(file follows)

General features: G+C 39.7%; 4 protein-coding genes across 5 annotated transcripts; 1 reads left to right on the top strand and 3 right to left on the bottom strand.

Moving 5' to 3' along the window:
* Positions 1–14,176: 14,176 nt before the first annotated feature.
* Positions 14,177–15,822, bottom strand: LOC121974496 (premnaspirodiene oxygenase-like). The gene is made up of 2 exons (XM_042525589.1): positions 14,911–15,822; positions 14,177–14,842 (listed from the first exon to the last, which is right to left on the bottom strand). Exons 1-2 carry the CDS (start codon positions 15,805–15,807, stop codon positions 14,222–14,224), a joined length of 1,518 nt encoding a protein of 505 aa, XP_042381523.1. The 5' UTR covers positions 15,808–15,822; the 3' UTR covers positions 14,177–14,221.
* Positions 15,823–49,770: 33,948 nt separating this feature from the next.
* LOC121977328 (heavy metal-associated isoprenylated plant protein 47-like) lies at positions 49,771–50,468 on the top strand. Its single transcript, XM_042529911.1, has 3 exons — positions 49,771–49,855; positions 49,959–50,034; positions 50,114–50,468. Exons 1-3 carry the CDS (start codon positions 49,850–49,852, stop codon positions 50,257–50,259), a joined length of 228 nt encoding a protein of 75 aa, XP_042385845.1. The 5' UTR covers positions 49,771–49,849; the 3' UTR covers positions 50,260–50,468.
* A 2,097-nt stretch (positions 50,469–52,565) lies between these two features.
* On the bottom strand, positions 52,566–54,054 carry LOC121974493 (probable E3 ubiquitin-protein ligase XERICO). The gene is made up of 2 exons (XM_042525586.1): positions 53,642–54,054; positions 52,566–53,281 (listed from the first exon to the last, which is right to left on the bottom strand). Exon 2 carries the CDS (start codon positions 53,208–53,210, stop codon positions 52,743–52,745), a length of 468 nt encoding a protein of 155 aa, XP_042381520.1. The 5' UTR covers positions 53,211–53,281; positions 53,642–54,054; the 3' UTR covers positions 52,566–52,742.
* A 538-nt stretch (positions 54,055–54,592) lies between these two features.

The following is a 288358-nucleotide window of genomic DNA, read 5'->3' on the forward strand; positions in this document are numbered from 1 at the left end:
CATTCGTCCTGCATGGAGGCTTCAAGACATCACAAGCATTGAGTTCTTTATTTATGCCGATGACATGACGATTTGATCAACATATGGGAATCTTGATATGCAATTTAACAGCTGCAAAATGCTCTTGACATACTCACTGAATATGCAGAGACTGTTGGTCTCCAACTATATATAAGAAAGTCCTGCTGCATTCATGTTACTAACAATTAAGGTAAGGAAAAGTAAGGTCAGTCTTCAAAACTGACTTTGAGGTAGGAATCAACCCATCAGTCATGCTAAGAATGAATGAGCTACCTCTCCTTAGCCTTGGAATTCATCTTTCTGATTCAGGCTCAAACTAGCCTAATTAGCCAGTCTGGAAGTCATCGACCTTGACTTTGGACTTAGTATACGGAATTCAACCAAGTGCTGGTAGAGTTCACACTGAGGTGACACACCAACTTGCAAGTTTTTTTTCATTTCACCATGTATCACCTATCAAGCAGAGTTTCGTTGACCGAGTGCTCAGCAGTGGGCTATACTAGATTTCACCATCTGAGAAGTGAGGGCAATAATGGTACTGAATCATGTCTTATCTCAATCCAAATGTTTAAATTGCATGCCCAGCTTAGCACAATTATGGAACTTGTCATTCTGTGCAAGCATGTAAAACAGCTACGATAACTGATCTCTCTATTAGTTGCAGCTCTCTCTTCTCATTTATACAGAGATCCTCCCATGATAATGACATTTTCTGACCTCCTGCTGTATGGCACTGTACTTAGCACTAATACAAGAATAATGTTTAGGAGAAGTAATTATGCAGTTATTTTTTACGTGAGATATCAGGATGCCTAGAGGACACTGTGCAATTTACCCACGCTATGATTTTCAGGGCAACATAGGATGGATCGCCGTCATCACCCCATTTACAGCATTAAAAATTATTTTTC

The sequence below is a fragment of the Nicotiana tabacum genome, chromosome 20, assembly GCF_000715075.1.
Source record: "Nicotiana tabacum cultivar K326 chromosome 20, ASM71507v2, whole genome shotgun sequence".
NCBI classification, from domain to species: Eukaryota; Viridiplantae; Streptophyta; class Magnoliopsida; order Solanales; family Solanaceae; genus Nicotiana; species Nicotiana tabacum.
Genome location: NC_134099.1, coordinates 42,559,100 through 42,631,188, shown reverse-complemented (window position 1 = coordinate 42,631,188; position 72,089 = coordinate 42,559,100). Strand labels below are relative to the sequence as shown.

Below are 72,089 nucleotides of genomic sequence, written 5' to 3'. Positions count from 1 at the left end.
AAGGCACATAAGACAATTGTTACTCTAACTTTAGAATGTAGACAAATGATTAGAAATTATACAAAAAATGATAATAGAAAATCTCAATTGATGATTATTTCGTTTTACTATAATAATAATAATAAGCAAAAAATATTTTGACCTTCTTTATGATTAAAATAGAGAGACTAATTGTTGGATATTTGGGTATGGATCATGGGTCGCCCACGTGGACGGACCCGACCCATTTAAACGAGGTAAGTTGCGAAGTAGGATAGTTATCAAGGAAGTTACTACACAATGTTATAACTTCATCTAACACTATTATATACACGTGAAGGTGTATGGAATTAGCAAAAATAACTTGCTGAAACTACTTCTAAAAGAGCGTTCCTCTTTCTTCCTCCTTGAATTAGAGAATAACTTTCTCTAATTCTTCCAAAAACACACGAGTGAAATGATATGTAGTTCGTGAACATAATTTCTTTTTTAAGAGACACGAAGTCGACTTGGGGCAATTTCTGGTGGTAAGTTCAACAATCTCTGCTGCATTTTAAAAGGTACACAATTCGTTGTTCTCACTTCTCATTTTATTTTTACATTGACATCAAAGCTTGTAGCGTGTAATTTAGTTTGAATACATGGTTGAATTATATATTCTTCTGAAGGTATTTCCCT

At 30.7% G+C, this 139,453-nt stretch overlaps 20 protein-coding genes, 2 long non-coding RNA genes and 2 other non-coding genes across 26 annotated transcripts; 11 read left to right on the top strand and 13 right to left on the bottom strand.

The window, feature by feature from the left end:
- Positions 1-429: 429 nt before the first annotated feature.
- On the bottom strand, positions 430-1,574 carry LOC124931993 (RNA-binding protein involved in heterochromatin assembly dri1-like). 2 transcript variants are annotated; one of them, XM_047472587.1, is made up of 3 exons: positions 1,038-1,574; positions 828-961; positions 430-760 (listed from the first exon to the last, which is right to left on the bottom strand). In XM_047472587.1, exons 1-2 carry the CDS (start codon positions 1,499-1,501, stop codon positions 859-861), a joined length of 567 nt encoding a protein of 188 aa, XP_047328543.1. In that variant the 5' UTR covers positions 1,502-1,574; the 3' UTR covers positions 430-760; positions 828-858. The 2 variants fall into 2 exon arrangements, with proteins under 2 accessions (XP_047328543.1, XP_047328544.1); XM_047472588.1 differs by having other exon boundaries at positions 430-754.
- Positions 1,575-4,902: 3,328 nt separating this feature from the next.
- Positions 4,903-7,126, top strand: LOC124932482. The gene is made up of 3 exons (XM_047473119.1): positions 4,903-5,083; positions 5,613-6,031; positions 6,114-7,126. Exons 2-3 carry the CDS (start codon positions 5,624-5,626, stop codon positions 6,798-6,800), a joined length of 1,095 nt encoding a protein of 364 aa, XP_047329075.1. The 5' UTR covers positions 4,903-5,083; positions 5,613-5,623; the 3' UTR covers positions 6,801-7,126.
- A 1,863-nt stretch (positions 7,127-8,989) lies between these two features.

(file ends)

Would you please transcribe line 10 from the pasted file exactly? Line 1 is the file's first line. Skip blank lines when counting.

The following is a 288358-nucleotide window of genomic DNA, read 5'->3' on the forward strand; positions in this document are numbered from 1 at the left end: